2. 4 out of 5

    Bob

    This is a hard book to read. I noted that it has a 1996 copyright and has probably sat on my "unread books" pile for the best part of a decade. The book chronicles the struggles of black students at a predominantly white, large State University that is not identified. The big question for me in reading this book is whether to accept the "racialized society" approach in analyzing the experience of black students. This sees white students as insensitive and at least latently racist, university str This is a hard book to read. I noted that it has a 1996 copyright and has probably sat on my "unread books" pile for the best part of a decade. The book chronicles the struggles of black students at a predominantly white, large State University that is not identified. The big question for me in reading this book is whether to accept the "racialized society" approach in analyzing the experience of black students. This sees white students as insensitive and at least latently racist, university structures as unfriendly to blacks and favorable to whites, and university administrators and faculty (mostly white) as perpetuators of this system, despite their liberal pretensions. The evidence of this study makes a strong case for all these structures being in place and making the experience of blacks in such institutions one of agony. Students experience differential treatment from advisors and faculty, are assumed to be there simply because of affirmative action rather than ability, and often get the subtle message of "not welcome here." Universities in North America are embedded in a larger social context. One of the unanswered questions in this study for me was how the experience of racialized society effects the "entry posture" of black students coming into white institutions. How do their prior experiences shape their experience of the university? The authors call for a mix of university leadership, multiculturalism, and greater representation of blacks in faculty and administration as steps toward remedying this situation. The one thing not discussed is the importance of experiential or action-based learning in breaking down racialized structures. Reading this book sixteen years after its publication date also left me wondering whether there has been progress (or regress) during this time. My own anecdotal observation of the university where I do campus ministry is that there has been good university leadership and a multicultural ethos fostered and yet incidents of racism persist and in listening to black students responses, one senses the continuing pain and frustration over the lack of progress on many fronts, ranging from racial stereotyping to faculty hiring. It seems we are yet a long way from King's "beloved community."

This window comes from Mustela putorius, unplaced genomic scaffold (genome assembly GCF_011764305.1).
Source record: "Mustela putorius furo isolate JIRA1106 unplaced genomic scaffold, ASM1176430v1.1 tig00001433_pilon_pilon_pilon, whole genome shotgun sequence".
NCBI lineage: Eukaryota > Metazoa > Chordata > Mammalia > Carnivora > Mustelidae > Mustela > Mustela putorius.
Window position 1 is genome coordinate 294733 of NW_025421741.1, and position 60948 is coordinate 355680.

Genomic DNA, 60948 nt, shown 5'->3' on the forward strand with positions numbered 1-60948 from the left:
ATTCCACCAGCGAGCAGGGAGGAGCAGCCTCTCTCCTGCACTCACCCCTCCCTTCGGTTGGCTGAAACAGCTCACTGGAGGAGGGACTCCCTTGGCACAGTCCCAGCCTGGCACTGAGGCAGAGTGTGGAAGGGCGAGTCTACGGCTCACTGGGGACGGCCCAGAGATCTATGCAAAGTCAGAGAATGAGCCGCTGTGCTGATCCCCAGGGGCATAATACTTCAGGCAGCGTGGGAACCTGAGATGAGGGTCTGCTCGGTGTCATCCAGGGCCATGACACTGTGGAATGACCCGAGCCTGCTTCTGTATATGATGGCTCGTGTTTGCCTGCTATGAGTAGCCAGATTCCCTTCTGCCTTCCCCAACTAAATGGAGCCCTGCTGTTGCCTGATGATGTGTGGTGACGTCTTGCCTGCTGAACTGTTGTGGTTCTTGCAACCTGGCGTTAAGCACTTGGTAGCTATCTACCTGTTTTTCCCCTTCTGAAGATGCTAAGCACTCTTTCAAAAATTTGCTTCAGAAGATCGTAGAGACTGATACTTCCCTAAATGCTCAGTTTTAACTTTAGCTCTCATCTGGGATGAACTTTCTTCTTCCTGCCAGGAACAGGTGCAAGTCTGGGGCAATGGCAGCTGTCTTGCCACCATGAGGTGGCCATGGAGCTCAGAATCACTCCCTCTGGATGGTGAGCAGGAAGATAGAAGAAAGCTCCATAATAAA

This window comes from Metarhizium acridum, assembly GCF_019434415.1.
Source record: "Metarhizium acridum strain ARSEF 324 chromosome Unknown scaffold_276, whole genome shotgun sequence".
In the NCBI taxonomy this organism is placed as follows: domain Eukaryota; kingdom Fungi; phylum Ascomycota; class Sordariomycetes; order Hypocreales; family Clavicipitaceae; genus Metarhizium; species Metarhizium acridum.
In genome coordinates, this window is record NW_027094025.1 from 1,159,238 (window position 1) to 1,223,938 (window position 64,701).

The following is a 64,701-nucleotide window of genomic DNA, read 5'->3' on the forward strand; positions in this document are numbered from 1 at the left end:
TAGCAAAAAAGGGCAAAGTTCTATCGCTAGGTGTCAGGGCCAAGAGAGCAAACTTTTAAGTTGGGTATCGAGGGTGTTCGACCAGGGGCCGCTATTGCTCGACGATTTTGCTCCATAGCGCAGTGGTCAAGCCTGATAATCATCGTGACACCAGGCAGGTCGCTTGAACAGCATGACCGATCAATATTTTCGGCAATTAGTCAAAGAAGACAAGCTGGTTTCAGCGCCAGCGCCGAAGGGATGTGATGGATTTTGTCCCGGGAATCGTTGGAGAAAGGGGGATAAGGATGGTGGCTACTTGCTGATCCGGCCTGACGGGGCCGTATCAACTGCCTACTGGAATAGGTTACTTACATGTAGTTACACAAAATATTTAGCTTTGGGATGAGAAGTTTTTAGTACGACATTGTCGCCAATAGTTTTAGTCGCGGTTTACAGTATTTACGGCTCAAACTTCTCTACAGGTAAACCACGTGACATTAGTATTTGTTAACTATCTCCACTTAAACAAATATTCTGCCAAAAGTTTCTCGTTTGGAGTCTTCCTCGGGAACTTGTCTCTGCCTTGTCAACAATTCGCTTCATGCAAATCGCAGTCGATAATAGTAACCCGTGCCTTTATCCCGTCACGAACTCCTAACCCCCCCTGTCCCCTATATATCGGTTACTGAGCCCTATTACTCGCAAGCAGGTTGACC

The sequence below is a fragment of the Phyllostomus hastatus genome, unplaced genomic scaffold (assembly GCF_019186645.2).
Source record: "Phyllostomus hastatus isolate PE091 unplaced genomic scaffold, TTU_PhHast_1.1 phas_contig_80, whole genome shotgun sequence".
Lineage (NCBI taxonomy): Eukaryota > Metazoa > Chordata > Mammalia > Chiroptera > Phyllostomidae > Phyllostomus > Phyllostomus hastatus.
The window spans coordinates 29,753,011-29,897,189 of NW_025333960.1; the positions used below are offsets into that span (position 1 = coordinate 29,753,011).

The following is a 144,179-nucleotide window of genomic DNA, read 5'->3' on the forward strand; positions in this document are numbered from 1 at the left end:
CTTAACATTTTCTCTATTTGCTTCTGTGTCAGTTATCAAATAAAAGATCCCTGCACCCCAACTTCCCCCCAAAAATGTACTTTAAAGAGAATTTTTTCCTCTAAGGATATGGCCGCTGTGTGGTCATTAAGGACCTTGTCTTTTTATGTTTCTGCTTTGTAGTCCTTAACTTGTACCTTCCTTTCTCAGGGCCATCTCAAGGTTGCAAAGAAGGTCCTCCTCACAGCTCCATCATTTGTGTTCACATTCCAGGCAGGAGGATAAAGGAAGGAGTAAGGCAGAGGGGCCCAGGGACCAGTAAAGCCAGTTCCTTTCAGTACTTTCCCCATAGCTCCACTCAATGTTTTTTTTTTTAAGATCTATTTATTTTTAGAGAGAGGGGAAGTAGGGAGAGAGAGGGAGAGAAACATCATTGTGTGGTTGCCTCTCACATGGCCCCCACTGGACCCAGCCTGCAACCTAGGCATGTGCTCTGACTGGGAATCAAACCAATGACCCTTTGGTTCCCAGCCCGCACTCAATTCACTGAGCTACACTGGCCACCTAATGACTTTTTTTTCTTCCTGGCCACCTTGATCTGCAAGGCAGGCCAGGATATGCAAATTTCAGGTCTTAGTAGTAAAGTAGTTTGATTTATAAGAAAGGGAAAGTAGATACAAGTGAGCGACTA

3. 5 out of 5

    Laura Antonow

    This was one of the most important books I've ever read. I head Joe Feagin, one of the authors, speak here at the university a couple years ago, and I was impressed by his knowledge of race and racism and his passion for confronting it head on. This book does exactly that as it explores the experience of black students in predominantly white universities. Especially given our recent racist events on campus, it is apparent from this study that a campus climate of racism extends well beyond "a few This was one of the most important books I've ever read. I head Joe Feagin, one of the authors, speak here at the university a couple years ago, and I was impressed by his knowledge of race and racism and his passion for confronting it head on. This book does exactly that as it explores the experience of black students in predominantly white universities. Especially given our recent racist events on campus, it is apparent from this study that a campus climate of racism extends well beyond "a few bad apples" and is typically an institution-wide problem - students, faculty, staff, and administrators all playing a role. Campus racism - sometime subtle, sometimes not - is a problem that must be addressed head on, with frank discussions about racism and white privilege, not simply increasing enrollment of students of color. The authors suggest that thoughtful policies and programs supporting multiculturalism on campus are the only way to remedy a racist climate, but there is often resistance from faculty and administrators (and I'll add alumni, in our case) for fear of "minority dominance," which is seen as a threat to the white establishment. A very thought-provoking read.

  4. 5 out of 5

    Ann

    Great to read, and also really really hard. So long after the Civil Rights laws that made predominantly white universities more accessible to people of color, but so far to go to make things really accessible.

  5. 5 out of 5

    Jason Rivera

  6. 4 out of 5

    Glenda Nelms

  7. 4 out of 5

    Amber Garrison Duncan

  8. 5 out of 5

    C

  9. 5 out of 5

    Nelson Clark

  10. 5 out of 5

    Shannon

  11. 4 out of 5

    Danielle

  12. 4 out of 5

    Danielle

  13. 4 out of 5

    guermo

  14. 5 out of 5

    Christine Taylor

  15. 4 out of 5

    Mi’Chelle

  16. 5 out of 5

    Unree Westley

  17. 5 out of 5

    A. Casey

  18. 4 out of 5

    Jason Haas

  19. 4 out of 5

    Khixaan

  20. 5 out of 5

    Joy334

  21. 5 out of 5

    Julie Knutson

  22. 4 out of 5

    Nikhil P. Freeman

  23. 5 out of 5

    Yasmin

  24. 5 out of 5

    Korri

  25. 4 out of 5

    Ann

  26. 4 out of 5

    Jeannie

  27. 5 out of 5

    Kaitlin

  28. 5 out of 5

    Kathleen Mcgonigle

  29. 5 out of 5

    Victoria Uwagboi

  30. 4 out of 5

    Abigail Echewune

  31. 5 out of 5

    Michael Strode

  32. 4 out of 5

    Queen

  33. 5 out of 5

    Hesy-Ra

  34. 5 out of 5

    Kristen Ryan

  35. 5 out of 5

    J G

  36. 5 out of 5

    Marla

  37. 5 out of 5

    Debbie

  38. 5 out of 5

    Lou

Add a review

Your email address will not be published. Required fields are marked *

Loading...
We use cookies to give you the best online experience. By using our website you agree to our use of cookies in accordance with our cookie policy.